The Origin held a screening during Fantastic Fest
The idea of luxury 45,000 years ago was different than what’s preferred in 2023. In prehistoric times, a nice warm cave and plenty of wildlife for hunting was more than enough to suffice. In Andrew Cumming’s feature film directorial debut, ‘The Origin,’ a small tribe of six people are trying to stake their claim in a new piece of land over 45,000 years ago, but they quickly learn they are not alone. Cummings addressed the Fantastic Fest crowd before the screening to recognize the uphill battle of making the film. It’s a prehistoric horror film shot in the middle of the COVID-19 pandemic in which the characters speak a fictional language. It doesn’t necessarily scream, “Greenlight!”
The film’s appeal comes mainly in the form of atmosphere. The vast empty landscapes feel like no one has ever set foot on these lands. As far as the eye can see, it is plains and vistas until night falls, when it suddenly becomes highly claustrophobic. Lit only by firelight, the tribe suddenly feels cut off from the land surrounding them – and it doesn’t help that screams and spooky sounds are coming from the darkness that envelops them.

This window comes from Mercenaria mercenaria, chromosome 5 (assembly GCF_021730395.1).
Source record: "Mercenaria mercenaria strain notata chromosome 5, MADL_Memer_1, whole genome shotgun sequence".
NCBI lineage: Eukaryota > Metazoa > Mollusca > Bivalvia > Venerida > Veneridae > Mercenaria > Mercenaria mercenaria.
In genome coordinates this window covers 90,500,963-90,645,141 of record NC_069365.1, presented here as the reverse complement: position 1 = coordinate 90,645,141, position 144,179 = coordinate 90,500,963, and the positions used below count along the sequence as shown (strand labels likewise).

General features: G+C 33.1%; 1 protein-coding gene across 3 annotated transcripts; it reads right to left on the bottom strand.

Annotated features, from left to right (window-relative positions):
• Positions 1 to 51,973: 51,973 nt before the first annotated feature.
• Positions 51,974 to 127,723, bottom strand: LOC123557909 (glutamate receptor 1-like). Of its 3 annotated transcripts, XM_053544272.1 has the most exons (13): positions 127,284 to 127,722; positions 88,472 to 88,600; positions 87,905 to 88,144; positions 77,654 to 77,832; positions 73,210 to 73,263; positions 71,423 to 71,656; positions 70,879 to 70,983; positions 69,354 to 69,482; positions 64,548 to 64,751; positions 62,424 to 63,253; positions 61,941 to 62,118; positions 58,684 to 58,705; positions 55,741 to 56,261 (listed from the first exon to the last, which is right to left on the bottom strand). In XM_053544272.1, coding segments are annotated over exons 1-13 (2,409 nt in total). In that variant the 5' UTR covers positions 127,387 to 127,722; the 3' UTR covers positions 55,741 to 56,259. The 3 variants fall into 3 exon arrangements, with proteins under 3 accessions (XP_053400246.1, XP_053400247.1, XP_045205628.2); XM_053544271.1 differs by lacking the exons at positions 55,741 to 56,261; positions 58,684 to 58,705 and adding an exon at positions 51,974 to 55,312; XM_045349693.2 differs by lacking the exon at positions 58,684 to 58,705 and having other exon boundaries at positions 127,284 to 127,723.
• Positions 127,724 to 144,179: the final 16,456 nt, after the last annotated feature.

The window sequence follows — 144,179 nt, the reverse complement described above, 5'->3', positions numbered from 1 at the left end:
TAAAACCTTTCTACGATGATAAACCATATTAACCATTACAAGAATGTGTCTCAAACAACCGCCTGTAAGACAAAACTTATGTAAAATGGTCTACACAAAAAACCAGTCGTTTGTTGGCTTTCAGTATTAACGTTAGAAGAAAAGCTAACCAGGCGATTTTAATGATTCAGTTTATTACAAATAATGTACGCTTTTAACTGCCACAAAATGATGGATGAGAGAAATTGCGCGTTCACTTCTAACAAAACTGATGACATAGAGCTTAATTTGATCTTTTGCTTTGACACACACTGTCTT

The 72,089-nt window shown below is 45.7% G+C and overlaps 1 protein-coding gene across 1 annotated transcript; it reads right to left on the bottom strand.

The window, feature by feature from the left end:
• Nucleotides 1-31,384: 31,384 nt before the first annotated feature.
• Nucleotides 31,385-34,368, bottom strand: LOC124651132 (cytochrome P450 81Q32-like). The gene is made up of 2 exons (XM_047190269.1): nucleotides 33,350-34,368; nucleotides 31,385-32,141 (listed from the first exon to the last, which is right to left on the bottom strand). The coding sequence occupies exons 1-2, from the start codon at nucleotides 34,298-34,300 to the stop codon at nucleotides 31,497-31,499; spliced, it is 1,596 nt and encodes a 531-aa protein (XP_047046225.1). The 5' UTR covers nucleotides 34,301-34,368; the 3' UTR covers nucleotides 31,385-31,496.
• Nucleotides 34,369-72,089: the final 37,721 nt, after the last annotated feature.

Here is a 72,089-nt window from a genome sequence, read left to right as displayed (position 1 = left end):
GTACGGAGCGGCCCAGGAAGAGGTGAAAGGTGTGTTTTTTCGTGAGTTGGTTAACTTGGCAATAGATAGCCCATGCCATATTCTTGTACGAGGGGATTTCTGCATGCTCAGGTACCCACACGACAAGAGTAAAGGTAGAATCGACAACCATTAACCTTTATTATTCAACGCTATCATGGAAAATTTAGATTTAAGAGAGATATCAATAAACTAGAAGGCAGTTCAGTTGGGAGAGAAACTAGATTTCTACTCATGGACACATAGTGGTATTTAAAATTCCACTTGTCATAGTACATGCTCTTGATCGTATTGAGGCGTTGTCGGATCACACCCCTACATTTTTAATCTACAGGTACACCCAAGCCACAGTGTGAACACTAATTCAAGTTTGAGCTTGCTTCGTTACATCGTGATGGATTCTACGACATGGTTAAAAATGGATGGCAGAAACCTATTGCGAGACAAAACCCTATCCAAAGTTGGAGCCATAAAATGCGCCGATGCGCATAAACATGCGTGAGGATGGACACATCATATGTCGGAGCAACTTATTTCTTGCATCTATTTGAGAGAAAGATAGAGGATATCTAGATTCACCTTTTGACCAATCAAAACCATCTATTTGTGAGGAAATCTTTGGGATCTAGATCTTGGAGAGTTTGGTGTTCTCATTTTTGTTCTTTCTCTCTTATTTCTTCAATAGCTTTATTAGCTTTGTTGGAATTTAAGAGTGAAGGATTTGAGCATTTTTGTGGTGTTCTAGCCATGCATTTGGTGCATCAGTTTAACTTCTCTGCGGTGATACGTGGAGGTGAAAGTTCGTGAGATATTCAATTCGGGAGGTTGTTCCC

Most of the scares come as clan members start getting dragged away, one by one. While the characters are scanning the dark to try and figure out exactly what it is that’s hunting them, the audience is also studying the darkness and empty space, waiting for something to appear. It’s a nifty trick, and Cumming can use the setting and sound design to his advantage. The group quickly loses faith in each other, and the tribe dissolves into chaos. As for the actual villain, we get the ‘Jaws’ treatment here, only seeing them sparingly and when necessary.
I give The Origin 3 out of 5 stars. While the setting and mood are effective, the pacing leaves something to be desired. I love a slow burn, but there just wasn’t enough substance here to keep interest at peak levels for the full duration of the film. However, it is an effective thriller with great atmospheric effects and sound design, but the pacing could be more consistent.